• Search Google Scholar
    • Export Citation
  • Srzentic Drazilov, S., Mrkovacki, J., Spasovski, V., Fazlagic, A., Pavlovic, S. and Nikcevic, G. (2018): The use of canine mesenchymal stem cells for the autologous treatment of osteoarthritis. Acta Vet. Hung. 66, 376389.

    • Crossref
    • Search Google Scholar
    • Export Citation
  • Stein, S. and Schmoekel, H. (2008): Short-term and eight to 12 months results of a tibial tuberosity advancement as treatment of canine cranial cruciate ligament damage. J. Small Anim. Pract. 49, 398404.

    • Crossref
    • Search Google Scholar
    • Export Citation
  • Vega, A., Martin-Ferrero, M. A., Del Canto, F., Alberca, M., Garcia, V., Munar, A., Orozco, L., Soler, R., Fuertes, J. J., Huguet, M., Sánchez, A. and García-Sancho, J. et al. (2015): Treatment of knee osteoarthritis with allogeneic bone marrow mesenchymal stem cells. A randomized controlled trial: a randomized controlled. Transplantation 99, 16811690.

    • Crossref
    • Search Google Scholar
    • Export Citation
  • Villatoro, A. J., Hermida-Prieto, M., Fernandez, V., Farinas, F., Alcoholado, C., Rodriguez-Garcia, M. I., Marinas-Pardo, L. and Becerra, J. (2018): Allogeneic adipose-derived mesenchymal stem cell therapy in dogs with refractory atopic dermatitis: clinical efficacy and safety. Vet. Rec. 183, 654.

    • Crossref
    • Search Google Scholar
    • Export Citation
  • Collapse
  • Expand

Author information is available in PDF.
Please, download the file from HERE.

The manuscript preparation instructions is available in PDF.
Please, download the file from HERE.

Senior editors

Editor-in-Chief: Ferenc BASKA

 

Editorial Board

  • Béla DÉNES (National Food Chain Safety Office, Budapest Hungary)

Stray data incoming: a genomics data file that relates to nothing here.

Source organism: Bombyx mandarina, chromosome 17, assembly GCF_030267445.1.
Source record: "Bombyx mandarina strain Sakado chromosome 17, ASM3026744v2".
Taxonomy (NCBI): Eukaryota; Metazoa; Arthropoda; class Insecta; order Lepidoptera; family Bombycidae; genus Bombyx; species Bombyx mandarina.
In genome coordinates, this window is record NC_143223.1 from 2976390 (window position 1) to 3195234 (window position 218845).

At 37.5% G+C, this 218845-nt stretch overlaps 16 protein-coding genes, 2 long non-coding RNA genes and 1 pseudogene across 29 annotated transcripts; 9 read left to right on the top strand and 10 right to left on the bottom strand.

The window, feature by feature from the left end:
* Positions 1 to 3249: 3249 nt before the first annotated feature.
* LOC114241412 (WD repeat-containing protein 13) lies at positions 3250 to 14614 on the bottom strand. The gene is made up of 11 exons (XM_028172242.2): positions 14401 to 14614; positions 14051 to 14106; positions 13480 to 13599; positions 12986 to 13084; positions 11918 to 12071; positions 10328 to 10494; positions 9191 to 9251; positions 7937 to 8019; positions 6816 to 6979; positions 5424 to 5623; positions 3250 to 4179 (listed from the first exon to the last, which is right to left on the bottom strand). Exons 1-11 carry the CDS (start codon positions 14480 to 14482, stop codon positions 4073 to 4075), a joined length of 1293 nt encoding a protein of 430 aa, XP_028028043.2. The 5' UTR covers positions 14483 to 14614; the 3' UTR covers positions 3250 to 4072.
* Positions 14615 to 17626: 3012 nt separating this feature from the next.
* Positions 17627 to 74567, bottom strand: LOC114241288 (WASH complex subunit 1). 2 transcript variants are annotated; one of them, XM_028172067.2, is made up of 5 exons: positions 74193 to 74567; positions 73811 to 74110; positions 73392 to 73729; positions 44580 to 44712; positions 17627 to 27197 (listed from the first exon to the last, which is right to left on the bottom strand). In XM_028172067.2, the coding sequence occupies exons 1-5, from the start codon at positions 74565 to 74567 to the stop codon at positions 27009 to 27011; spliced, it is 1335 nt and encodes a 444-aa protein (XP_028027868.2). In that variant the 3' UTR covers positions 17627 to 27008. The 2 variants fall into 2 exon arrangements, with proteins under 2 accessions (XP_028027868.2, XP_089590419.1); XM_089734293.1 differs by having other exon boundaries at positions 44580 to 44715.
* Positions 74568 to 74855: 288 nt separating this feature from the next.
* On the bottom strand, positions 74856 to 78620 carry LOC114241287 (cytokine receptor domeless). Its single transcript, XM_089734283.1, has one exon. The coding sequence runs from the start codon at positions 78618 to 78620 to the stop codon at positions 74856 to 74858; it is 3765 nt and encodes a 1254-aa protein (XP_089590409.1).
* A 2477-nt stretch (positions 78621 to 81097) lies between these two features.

• Edit ESZTERBAUER (Veterinary Medical Research Institute, Budapest, Hungary)
  • Hedvig FÉBEL (National Agricultural Innovation Centre, Herceghalom, Hungary)
  • László FODOR (University of Veterinary Medicine, Budapest, Hungary)
  • Balázs HARRACH (Veterinary Medical Research Institute, Budapest, Hungary)
  • Peter MASSÁNYI (Slovak University of Agriculture in Nitra, Nitra, Slovak Republic)
  • Béla NAGY (Veterinary Medical Research Institute, Budapest, Hungary)
  • Tibor NÉMETH (University of Veterinary Medicine, Budapest, Hungary)
  • Zsuzsanna NEOGRÁDY (University of Veterinary Medicine, Budapest, Hungary)
  • Alessandra PELAGALLI (University of Naples Federico II, Naples, Italy)
  • Kurt PFISTER (Ludwig-Maximilians-University of Munich, Munich, Germany)
  • László SOLTI (University of Veterinary Medicine, Budapest, Hungary)
  • József SZABÓ (University of Veterinary Medicine, Budapest, Hungary)
  • Péter VAJDOVICH (University of Veterinary Medicine, Budapest, Hungary)
  • János VARGA (University of Veterinary Medicine, Budapest, Hungary)
  • Štefan VILČEK (University of Veterinary Medicine in Kosice, Kosice, Slovak Republic)
  • Károly VÖRÖS (University of Veterinary Medicine, Budapest, Hungary)
  • Herbert WEISSENBÖCK (University of Veterinary Medicine, Vienna, Austria)
  • Attila ZSARNOVSZKY (Szent István University, Gödöllő, Hungary)

ACTA VETERINARIA HUNGARICA
Institute for Veterinary Medical Research
Centre for Agricultural Research
Hungarian Academy of Sciences
P.O. Box 18, H-1581 Budapest, Hungary
Phone: (36 1) 287 7073 (ed.-in-chief) or (36 1) 467 4081 (editor)

E-mail: actavet@vmri.hu (ed.-in-chief)

Indexing and Abstracting Services:

  • Biological Abstracts
  • BIOSIS Previews
  • CAB Abstracts
  • Chemical Abstracts
  • Current Contents: Agriculture, Biology and Environmental Sciences
  • Elsevier Science Navigator
  • Focus On: Veterinary Science and Medicine
  • Global Health
  • Index Medicus
  • Index Veterinarius
  • Medline
  • Science Citation Index
  • Science Citation Index Expanded (SciSearch)
  • SCOPUS
  • The ISI Alerting Services
  • Zoological Abstracts

 

2022  
Web of Science  
Total Cites
WoS
972